In many of the books we look at for this blog, the illustrator has created virtuosic art that looks as if it required a lot of time and skill. Perkins, on the other hand, makes it look easy.
As far as I can tell, all of Lynne Rae Perkins’s work has a feeling of improvisation and spontaneity, as if anything could happen at any time. She reminds me of Hilary McKay in that her books don’t have the noticeable connective tissue I’m used to seeing when I read critically. We follow where she leads because the journey is so interesting. Somewhere near the end we realize that everything has actually been carefully planned.
Perkins’s books truly are tightly crafted, with art and text honed down to the essentials, like a sentence by E. B. White. The book begins, “One day when Frank could not win for losing, he got Lucky. And one day when Lucky was lost and found, he got Frank.” The illustrations leading up to this spread extend these statements, allowing us to see exactly how bad their respective days were. As the book continues, Perkins uses the school device referred to in the title: as boy and dog play together, they learn geography, history, math, science, etc. It all feels like play, but we learn plenty of interesting facts. The text delivery varies, including direct address, multiple choice, and frequent use of thought- and dialogue balloons that extend the story, particularly where Lucky’s worldview is concerned.
Perkins’s art here is similar to that in her previous books. Interiors are ultra-cozy, with deep colors and wide shadows where the white text can contrast comfortably with the background. Exteriors use a surprisingly vibrant palette that indicates how much both Frank and Lucky prefer the outdoors. I especially like the way the artist incorporates check boxes, dotted lines, and other workbook-like elements right into her art. When Lucky encounters a skunk, there is a chemistry opportunity: what will counteract the skunky “smell molecules”? Shampoo? Baking soda? Tomato juice? At night, Lucky takes up varying portions of Frank’s bed, shown with clear geometry diagrams.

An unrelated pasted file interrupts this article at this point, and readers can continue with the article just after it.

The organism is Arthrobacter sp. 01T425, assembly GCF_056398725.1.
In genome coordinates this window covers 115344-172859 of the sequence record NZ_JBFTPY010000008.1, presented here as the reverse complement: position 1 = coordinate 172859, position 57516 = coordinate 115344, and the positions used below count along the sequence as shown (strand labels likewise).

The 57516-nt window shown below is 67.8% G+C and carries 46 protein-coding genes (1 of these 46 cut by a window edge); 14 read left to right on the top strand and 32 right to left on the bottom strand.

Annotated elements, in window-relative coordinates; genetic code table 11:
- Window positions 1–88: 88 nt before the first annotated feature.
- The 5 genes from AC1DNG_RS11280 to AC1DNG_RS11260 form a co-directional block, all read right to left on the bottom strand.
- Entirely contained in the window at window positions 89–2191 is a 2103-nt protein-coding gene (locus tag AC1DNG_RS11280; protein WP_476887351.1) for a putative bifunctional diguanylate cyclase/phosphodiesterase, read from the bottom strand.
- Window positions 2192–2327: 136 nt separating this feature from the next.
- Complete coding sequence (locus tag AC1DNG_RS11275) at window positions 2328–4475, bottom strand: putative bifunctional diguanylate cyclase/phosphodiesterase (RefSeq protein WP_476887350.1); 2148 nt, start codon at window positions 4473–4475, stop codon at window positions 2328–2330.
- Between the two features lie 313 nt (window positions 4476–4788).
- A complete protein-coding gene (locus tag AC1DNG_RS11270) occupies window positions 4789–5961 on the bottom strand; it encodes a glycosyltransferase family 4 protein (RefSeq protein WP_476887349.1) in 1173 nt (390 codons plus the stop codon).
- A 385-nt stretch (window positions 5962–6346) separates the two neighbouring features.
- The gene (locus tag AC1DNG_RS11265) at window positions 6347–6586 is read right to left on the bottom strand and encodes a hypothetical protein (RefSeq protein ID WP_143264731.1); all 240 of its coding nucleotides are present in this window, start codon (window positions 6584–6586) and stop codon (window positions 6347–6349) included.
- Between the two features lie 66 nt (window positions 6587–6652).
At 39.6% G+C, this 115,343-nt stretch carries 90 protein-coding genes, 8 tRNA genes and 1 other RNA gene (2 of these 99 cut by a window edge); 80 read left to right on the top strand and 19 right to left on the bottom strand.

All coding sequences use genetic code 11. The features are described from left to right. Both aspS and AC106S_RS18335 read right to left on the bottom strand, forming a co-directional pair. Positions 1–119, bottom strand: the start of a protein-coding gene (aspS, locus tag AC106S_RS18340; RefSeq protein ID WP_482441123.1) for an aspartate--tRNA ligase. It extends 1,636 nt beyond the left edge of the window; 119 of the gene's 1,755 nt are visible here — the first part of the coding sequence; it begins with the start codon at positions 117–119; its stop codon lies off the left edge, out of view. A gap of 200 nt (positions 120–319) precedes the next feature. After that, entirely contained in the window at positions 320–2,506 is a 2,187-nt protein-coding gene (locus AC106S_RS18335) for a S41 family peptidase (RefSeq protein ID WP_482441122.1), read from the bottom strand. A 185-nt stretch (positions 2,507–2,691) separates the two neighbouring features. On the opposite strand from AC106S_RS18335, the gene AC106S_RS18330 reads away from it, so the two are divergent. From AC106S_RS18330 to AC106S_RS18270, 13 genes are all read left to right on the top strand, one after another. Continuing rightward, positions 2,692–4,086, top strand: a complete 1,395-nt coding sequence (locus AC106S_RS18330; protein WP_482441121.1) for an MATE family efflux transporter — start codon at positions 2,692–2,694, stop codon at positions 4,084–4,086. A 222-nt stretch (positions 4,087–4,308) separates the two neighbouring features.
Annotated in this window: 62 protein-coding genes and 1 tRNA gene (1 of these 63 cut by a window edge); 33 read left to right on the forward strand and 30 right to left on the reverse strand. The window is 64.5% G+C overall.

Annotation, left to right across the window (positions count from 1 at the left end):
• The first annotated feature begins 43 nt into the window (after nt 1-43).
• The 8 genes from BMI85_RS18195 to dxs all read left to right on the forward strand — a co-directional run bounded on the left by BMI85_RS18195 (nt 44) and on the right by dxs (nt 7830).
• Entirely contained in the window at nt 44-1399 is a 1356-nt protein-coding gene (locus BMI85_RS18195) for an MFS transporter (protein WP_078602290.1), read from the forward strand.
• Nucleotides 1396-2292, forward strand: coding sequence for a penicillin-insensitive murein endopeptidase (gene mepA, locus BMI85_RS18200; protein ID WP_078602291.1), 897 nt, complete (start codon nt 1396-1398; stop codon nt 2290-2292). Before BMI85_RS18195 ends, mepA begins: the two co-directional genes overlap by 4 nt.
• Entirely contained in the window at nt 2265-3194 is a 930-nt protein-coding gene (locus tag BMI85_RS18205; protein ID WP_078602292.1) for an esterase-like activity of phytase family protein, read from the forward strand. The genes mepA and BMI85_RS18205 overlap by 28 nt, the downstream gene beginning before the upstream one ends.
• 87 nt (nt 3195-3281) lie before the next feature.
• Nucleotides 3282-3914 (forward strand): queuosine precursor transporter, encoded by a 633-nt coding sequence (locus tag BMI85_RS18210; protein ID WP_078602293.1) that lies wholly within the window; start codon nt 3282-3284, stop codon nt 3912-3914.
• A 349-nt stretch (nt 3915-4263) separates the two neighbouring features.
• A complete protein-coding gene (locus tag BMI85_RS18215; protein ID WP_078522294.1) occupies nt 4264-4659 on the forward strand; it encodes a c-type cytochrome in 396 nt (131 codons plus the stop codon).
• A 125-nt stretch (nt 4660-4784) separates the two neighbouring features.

Every lesson is humorous and perfectly attuned to its central characters. I especially love the moments when Perkins takes a new, unexpected turn. Lucky’s thoughts have been appearing in cloudlike thought balloons from the start, while Frank and other humans have dialogue balloons showing actual speech. Suddenly, halfway through the book, we find that Frank is able to read some of Lucky’s thoughts. But of course! There’s also the appearance of a snail who has an unexpected cameo — a speaking part, no less, as we learn a little of its history and the (ubiquitous) Fibonacci sequence.
Over at Heavy Medal this week, they are discussing this book as a Newbery contender (although they are tripped up by some clunky Spanish usage when Frank meets a new neighbor who helps him find Lucky, who has a tendency to chase ducks). Perkins won the 2006 Newbery Medal for Criss Cross, though she has created more picture books than novels. Is this her year for a Caldecott?
I’m afraid I think it’s a long shot, mainly because the award tends to go to books with flashier art. But as far as I’m concerned, that holy grail of picture books — perfect pairing of text and art — doesn’t get any better than this. Maybe an honor book? Or maybe there are enough dog lovers on this year’s committee to allow them to give it real chance. Stranger things have happened.